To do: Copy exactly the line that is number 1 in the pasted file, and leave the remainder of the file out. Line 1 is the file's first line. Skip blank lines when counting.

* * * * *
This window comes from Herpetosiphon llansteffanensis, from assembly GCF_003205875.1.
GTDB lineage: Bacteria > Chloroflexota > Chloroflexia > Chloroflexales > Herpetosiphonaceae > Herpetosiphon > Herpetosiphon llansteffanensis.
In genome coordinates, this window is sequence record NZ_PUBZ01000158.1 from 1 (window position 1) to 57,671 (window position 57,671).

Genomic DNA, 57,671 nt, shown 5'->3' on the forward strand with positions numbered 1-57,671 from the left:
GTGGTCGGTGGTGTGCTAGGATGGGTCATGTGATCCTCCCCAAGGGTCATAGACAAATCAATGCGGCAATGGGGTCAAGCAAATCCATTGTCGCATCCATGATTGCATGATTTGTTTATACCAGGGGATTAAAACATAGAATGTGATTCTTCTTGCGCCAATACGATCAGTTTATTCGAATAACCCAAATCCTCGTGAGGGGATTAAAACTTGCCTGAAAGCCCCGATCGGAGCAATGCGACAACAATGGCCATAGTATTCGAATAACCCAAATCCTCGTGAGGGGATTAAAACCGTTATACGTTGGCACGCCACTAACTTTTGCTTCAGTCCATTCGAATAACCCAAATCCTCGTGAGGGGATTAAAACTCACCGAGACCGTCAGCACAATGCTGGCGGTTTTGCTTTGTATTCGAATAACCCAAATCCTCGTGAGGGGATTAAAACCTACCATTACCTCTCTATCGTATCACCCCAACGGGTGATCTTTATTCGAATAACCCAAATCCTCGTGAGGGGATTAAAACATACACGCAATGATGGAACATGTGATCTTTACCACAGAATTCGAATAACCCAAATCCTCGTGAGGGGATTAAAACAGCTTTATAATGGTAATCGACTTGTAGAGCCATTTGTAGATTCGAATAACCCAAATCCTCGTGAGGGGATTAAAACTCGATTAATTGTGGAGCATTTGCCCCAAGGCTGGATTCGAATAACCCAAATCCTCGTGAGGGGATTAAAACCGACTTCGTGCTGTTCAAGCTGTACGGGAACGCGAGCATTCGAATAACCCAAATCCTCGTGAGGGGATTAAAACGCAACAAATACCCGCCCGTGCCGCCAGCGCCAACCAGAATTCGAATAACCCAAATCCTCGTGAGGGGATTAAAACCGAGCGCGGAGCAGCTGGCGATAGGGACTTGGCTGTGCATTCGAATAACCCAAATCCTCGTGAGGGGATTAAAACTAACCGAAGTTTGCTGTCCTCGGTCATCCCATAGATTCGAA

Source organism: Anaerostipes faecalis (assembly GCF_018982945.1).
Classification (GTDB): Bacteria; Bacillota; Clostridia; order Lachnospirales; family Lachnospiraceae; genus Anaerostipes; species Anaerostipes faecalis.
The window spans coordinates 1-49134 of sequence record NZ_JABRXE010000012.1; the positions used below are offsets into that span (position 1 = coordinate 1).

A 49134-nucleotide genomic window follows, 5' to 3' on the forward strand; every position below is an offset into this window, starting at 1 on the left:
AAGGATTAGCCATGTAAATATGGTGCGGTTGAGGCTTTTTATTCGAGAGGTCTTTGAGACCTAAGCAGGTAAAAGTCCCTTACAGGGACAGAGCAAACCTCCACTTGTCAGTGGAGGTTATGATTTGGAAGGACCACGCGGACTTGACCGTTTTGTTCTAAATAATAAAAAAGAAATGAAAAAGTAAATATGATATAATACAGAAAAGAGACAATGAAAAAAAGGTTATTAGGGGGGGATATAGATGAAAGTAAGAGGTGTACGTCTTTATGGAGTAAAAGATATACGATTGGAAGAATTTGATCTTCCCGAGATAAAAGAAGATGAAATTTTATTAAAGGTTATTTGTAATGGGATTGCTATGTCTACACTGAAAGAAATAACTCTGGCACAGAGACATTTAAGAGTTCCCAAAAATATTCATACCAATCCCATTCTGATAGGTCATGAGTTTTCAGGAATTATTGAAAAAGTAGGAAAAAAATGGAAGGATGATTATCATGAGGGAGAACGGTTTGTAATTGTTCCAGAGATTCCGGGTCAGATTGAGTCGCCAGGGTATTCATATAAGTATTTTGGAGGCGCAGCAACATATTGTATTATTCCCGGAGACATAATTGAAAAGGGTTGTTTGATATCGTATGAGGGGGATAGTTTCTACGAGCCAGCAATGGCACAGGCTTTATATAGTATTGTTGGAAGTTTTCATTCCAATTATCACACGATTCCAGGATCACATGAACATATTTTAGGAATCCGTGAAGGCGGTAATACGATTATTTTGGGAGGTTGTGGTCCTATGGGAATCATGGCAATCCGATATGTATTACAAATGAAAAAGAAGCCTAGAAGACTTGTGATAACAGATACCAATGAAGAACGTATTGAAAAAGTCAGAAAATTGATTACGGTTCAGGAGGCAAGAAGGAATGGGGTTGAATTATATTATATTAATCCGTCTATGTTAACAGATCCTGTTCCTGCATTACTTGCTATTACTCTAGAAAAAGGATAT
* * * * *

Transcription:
This window comes from Herpetosiphon llansteffanensis, from assembly GCF_003205875.1.